The Munro Killer 1 Inch Copper Tube Fly

The Munro Killer salmon and steelhead Tube Fly is still a popular salmon fly, the main reason is because it keeps on catching fish.

The Munro Killer 1 Inch Copper Salmon and Steelhead Tube Fly

$US each. Price does not include hooks.

STU20 Munro Killer One Inch Copper Tube 

The Munro Killer salmon fly pattern has been successful on rivers throughout the British Isles and Scandinavia. This deadly fly was the brainchild of J.A.Munro who was the owner of a fly fishing tackle shop in Aberlour, Scotland.

I returned to fish the Irish River Moy last September, armed with a tackle box full of Munro Killer Copper tube flies, after a 10 year absence. My last visit had been in April when we had been after catching spring fish. They were not really plentiful but we hooked into a few; beautiful short fish, gleaming silver, thick across the back and so strong.

On my September trip, on the first morning, I saw several salmon show and had one take before stopping for lunch. Whilst I was munching a cheese and pickle sandwich my guide explained that the Moy has a most complex pattern of salmon runs. The spring fish of February up to April can be distinguished according to the part of the system to which the fish belong. Moy Salmon are bred in the headwaters of the Moy itself, but also in streams feeding Loughs Conn and Cullen. The biggest springers, up to 30 lb, are three-sea-winter fish, fattened from big smolts nurtured in the limestone waters of the Bellavary River.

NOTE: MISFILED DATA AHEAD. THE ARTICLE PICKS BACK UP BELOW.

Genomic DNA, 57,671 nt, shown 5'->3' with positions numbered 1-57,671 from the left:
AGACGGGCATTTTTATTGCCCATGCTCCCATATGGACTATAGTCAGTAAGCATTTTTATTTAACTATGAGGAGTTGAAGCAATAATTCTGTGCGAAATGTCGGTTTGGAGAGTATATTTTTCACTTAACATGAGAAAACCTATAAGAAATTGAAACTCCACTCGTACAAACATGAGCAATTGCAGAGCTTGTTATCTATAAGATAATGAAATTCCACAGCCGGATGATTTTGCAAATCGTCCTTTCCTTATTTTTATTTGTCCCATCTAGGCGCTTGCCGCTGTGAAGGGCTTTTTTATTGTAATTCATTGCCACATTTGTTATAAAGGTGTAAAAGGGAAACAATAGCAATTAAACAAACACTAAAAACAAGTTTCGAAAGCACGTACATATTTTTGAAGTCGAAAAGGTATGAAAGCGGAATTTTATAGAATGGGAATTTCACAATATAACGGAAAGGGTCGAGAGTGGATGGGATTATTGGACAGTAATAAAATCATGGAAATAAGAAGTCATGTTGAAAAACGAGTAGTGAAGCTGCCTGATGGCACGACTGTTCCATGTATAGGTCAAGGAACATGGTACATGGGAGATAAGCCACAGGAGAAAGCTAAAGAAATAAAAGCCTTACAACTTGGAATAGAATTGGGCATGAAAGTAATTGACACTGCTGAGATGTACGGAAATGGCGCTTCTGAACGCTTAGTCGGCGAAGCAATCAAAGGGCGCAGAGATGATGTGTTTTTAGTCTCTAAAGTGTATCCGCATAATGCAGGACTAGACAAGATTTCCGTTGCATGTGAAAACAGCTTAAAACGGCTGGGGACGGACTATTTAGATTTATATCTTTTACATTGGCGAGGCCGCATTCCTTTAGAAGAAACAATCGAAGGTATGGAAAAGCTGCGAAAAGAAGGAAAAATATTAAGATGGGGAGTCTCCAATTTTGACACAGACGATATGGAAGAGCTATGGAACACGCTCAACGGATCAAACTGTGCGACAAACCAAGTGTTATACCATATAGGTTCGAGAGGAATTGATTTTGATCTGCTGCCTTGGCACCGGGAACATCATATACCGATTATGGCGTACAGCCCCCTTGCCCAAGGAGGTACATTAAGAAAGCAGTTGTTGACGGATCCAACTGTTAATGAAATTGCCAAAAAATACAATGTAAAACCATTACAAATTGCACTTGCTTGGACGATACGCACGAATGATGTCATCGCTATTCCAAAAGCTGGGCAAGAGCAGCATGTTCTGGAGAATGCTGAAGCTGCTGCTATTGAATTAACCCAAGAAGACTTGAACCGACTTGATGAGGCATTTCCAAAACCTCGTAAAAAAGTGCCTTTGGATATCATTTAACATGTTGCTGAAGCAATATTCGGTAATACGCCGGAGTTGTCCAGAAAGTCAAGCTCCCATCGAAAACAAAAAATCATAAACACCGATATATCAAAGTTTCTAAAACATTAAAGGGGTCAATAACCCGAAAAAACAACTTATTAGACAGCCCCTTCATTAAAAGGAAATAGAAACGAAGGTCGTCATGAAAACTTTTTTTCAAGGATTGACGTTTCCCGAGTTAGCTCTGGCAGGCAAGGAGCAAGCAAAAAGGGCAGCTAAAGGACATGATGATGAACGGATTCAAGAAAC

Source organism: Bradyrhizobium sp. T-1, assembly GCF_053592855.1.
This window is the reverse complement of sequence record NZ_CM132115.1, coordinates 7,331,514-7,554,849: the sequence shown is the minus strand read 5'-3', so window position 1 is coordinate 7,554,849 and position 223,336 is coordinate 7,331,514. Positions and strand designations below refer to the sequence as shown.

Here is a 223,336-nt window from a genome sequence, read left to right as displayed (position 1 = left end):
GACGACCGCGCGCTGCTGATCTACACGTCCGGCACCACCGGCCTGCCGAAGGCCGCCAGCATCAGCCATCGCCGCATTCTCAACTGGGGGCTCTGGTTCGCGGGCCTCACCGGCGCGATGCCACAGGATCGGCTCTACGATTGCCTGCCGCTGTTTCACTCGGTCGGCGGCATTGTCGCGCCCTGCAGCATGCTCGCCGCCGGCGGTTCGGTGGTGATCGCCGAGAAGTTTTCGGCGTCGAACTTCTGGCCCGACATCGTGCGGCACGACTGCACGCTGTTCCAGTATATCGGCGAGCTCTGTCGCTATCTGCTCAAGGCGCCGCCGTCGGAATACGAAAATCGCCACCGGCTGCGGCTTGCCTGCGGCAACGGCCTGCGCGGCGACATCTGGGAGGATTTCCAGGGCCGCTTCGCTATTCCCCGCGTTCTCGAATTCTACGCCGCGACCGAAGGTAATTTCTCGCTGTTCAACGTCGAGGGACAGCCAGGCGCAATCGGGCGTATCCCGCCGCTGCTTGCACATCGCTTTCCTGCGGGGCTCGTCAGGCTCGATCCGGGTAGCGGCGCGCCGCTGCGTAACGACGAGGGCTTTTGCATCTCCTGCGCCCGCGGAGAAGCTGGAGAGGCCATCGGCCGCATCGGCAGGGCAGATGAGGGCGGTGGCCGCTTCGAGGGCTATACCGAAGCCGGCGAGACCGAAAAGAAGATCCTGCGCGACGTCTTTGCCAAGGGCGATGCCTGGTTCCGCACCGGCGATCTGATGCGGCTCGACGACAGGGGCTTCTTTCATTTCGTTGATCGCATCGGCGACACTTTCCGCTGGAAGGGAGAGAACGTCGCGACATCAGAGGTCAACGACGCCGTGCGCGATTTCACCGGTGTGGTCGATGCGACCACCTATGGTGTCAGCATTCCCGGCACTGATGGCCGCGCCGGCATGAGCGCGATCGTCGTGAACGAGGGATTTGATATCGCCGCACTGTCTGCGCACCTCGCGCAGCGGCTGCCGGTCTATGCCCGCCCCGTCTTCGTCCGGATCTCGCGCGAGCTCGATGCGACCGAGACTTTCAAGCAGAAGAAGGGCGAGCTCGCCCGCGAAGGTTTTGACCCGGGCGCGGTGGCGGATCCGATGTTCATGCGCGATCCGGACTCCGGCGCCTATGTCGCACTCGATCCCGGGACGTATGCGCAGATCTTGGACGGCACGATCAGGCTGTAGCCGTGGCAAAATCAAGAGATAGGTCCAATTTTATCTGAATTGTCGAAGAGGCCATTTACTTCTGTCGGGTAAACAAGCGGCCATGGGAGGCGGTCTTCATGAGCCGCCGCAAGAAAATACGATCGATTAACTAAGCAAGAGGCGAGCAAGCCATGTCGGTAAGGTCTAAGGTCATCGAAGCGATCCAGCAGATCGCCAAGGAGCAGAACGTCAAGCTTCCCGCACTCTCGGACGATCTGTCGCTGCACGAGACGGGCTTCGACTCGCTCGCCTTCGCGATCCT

The May to July period is really noteworthy for the main grisle salmon run. The size of the fish increase from about 3 lb for the earliest runners up to 5 lb for later fish, which run in smaller numbers. If the weather is right in August some big grilse of 8 lb enter the river.

September brings a run of ‘harvest’ fish, weighing between 8 to 12 lb. A select few may reach 20lb. It is at this time of the year that the resident fish wake up and decide to make their way up river.

There are many pools and deep sections of the river. That is why I normally tie on a Copper Munro Killer tube fly pattern. It gets down to the correct depth quickly and stays there. When fishing pools I cast at the head water and work down to the tail of the pool. It was this fly that caught the attention of six large salmon I caught that weekend. All but one followed the fly as it was about to be retrieved out of the water and engulfed it in one snatch.

Salmon lies and pools

Apart from the ability to cast a salmon fishing fly reasonably accurately a salmon angler needs to have a good knowledge of the river he is fishing and of the moving and resting places of his quarry.